Much of the food is harvested and taken to the kitchen, she said. Some of the kids recently made chips out of the kale harvested from the garden, for example. In addition to some district money, the garden is funded by Explore Ecology, Audacious Foundation, the school district, and the Franklin PTA. Just like STEAM, the seven-week garden rotations are aligned with students’ lesson plans in their main classrooms.

When School Ends

Franklin teachers make sure their students learn more than the state’s minimum academic requirements.

“We have kids who are here from 7:30 a.m. to 7:30 p.m.,” Killgore said. “Some of these kids eat all three meals here.”

Killgore explained that there are three “tiers” to a day at Franklin. The first is the school day itself, which can vary depending on the student’s grade level, but ends by 3:10 p.m. at the latest. Once school is out, Franklin doesn’t shut down. 

Tier two is the after-school program A-OK, which runs from the time school is out until 6 p.m. A-OK is funded through the district and is partnered with the city’s Parks and Recreation Department to offer sports, homework help, and other off-campus field trip activities that vary on the school year. The after-school program is also offered at Adams, Adelante Charter, Cleveland, McKinley, and Santa Barbara Community Academy elementary schools.

In addition to A-OK, Franklin has a free after-school sports camp run by James Coronado, a parent and teacher at the school, as well as a city-sponsored sports program. And two days a week, Franklin partners with the Music Academy of the West’s Choir program. 

“Dance class, karate ​— ​we have it all here,” Killgore said. “We just bring everything right here so there is a central hub. Parents don’t have to get off work. If they don’t have a car, they don’t have to worry about driving their kids somewhere. It’s all here.”

The concept of meeting all students’ needs (academic or otherwise) in one location is amplified even more during the third tier of the day. After A-OK and other after-school activities end, the Franklin Service Center stays open until 8:30 p.m. Since it began five years ago, it has served as a community center on Franklin’s campus, serving not just students but also their parents and neighbors.

“When I first started here, all I heard was, ‘Oh, these poor parents,’” Killgore said. “I was like, ‘How do we break that stereotype? It isn’t true.’ We basically just brought everything parents or students need here, so there are no excuses for why a student can’t succeed. We have high expectations, but we also provide the resources to meet those expectations.”

Alejandra Gutierrez, the executive director of the Franklin Service Center, who is now running for a seat on the Santa Barbara City Council, shares Killgore’s hustler mentality and found a way to fund almost all of the needs that weren’t being met before.

The center employs Santa Barbara City College student tutors to help Franklin students with their homework Monday-Thursday from 5 to 7 p.m. While children are being tutored, an English as a Second Language course is being held in a nearby classroom for Spanish-speaking parents on Mondays and Wednesdays from 5 to 7 p.m. Gutierrez secured funding for this in a partnership with SBCC’s School of Extended Learning.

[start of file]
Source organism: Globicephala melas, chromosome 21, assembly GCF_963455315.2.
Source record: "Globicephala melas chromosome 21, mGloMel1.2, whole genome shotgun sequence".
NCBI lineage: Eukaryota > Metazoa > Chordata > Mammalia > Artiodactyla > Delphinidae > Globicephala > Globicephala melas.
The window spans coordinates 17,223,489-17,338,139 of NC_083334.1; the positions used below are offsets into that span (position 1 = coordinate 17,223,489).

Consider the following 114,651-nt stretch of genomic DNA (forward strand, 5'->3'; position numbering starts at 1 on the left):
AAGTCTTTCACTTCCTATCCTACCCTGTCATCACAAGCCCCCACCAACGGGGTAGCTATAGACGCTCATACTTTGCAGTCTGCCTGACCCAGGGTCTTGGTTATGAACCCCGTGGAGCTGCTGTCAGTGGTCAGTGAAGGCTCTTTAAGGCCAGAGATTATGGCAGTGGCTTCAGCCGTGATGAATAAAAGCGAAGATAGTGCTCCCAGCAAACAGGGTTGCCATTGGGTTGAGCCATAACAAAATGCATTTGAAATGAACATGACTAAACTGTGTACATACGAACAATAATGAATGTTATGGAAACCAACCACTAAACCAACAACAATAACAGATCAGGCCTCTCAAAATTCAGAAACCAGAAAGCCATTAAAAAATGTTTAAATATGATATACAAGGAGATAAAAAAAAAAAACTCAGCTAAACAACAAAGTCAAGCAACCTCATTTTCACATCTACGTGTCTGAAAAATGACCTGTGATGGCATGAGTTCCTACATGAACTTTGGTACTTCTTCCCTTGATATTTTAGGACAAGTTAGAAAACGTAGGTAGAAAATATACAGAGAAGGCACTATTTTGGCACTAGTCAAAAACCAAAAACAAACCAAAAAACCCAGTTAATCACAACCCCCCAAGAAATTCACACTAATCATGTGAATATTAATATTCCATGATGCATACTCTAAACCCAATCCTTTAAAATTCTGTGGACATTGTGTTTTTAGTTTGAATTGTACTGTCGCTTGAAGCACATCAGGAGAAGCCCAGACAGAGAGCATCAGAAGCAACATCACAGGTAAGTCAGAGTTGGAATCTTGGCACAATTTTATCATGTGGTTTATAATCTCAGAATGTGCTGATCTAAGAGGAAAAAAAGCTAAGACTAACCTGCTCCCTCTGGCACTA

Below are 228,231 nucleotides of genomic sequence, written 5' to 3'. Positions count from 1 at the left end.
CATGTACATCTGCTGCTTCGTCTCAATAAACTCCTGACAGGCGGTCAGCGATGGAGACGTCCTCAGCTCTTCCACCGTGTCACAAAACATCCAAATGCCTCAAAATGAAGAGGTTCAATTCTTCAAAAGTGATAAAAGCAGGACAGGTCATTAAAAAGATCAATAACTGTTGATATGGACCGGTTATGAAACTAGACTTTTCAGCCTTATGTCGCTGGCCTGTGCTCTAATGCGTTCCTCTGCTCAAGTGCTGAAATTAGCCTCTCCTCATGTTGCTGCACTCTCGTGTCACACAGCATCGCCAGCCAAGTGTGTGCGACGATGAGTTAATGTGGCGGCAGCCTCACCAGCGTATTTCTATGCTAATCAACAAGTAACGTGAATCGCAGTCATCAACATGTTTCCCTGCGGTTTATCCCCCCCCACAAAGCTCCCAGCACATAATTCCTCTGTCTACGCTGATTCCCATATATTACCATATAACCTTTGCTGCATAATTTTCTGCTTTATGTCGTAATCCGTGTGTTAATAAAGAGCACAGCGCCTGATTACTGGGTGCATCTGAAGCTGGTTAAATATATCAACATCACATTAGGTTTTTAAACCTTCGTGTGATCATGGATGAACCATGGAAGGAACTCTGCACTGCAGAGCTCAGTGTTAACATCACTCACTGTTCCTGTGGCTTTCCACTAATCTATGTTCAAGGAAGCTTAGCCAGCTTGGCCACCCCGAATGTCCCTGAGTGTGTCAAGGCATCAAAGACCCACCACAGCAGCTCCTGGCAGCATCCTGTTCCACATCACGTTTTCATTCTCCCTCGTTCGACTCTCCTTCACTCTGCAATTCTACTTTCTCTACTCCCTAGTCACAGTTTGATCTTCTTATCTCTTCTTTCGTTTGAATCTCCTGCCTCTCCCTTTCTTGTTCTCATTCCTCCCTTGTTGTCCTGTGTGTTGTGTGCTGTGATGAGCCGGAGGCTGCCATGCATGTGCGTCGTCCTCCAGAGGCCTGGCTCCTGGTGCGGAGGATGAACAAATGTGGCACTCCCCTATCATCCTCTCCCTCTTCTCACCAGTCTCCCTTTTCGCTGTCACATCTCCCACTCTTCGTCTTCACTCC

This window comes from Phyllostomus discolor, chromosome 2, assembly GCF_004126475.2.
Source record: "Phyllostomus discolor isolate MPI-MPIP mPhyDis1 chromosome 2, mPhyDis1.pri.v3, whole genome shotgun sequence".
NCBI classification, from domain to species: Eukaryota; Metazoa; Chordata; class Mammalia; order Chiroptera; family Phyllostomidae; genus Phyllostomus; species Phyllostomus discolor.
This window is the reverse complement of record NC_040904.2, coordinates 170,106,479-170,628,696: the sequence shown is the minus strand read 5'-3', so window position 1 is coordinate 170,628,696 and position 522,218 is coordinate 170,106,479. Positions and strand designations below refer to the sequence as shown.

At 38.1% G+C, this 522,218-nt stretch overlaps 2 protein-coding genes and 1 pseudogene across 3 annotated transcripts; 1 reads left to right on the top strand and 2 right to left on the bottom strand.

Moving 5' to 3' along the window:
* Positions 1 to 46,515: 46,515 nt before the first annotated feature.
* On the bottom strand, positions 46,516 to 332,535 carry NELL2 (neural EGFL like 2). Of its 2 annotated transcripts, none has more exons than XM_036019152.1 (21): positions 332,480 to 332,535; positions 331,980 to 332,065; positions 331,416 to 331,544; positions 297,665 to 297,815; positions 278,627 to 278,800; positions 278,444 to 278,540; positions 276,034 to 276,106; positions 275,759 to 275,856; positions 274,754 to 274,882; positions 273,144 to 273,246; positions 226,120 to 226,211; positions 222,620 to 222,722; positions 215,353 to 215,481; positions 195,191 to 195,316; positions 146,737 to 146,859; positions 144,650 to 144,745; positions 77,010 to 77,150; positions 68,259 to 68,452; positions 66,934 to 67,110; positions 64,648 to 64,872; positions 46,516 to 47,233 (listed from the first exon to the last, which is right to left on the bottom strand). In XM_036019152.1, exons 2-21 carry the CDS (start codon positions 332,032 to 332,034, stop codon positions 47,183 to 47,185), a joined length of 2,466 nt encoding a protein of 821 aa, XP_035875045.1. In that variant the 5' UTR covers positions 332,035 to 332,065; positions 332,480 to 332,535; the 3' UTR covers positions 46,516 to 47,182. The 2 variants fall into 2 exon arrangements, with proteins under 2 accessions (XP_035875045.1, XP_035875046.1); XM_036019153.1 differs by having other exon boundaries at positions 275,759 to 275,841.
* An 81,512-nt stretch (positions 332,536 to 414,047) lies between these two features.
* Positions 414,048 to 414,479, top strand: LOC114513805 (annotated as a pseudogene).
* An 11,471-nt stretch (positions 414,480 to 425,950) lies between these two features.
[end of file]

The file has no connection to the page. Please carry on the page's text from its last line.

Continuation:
All students spend time learning how to garden and harvest food as well as other extracurriculars like the STEAM lab, art, music, and sports.

“The really cool part of it is the communication between the tutors and the teachers,” Gutierrez said. “If the kids are really struggling with something, we can let the teachers know. Some kids suffer from anxiety and are afraid their work isn’t good enough, and we can tell their teacher, ‘Hey, so-and-so worked really hard on this and is very nervous about doing a bad job,’ and the teacher can accommodate that.”

The center also partnered with the Foodbank of Santa Barbara County last year after the 1/9 Debris Flow. When it became apparent how great the Eastside’s need for food security was, Gutierrez was able to keep the partnership going. Twice a month, the Foodbank brings free groceries to the service center and feeds anywhere from 80 to 100 families. Once a month, the center holds a Kid’s Farmers’ Market, teaching the children how to make meals with the ingredients and then sending them home with produce. Most recently, they gave the kids fruit to make fruit salad.

The center also brings in a doctor from the County Department of Public Health every Wednesday from 5:30 to 8 p.m. to see any families without health insurance or who have Medi-Cal. For the families who don’t have insurance, the center also has a Medi-Cal representative from County Social Services to help parents or other Eastside community members sign up for Medi-Cal.

“Probably 80 percent of the students in my [1st-grade] class go to either the Franklin Service Center or A-OK,” 1st-grade teacher Aguilar said. “This school is their home. They spend more time with us than they do at home sometimes.”

Franklin has come a long way. The district’s assistant superintendent of elementary education, Raul Ramirez, announced just last week that Franklin made the coveted list of campuses eligible to qualify as one of the California Distinguished Schools. Winners are given the California Distinguished School Award for outstanding education programs and practices.

In his announcement, Ramirez praised Franklin’s teachers and staff. “This is an incredible honor and a testament to your hard work, dedication, and heart for the kids and families you serve.”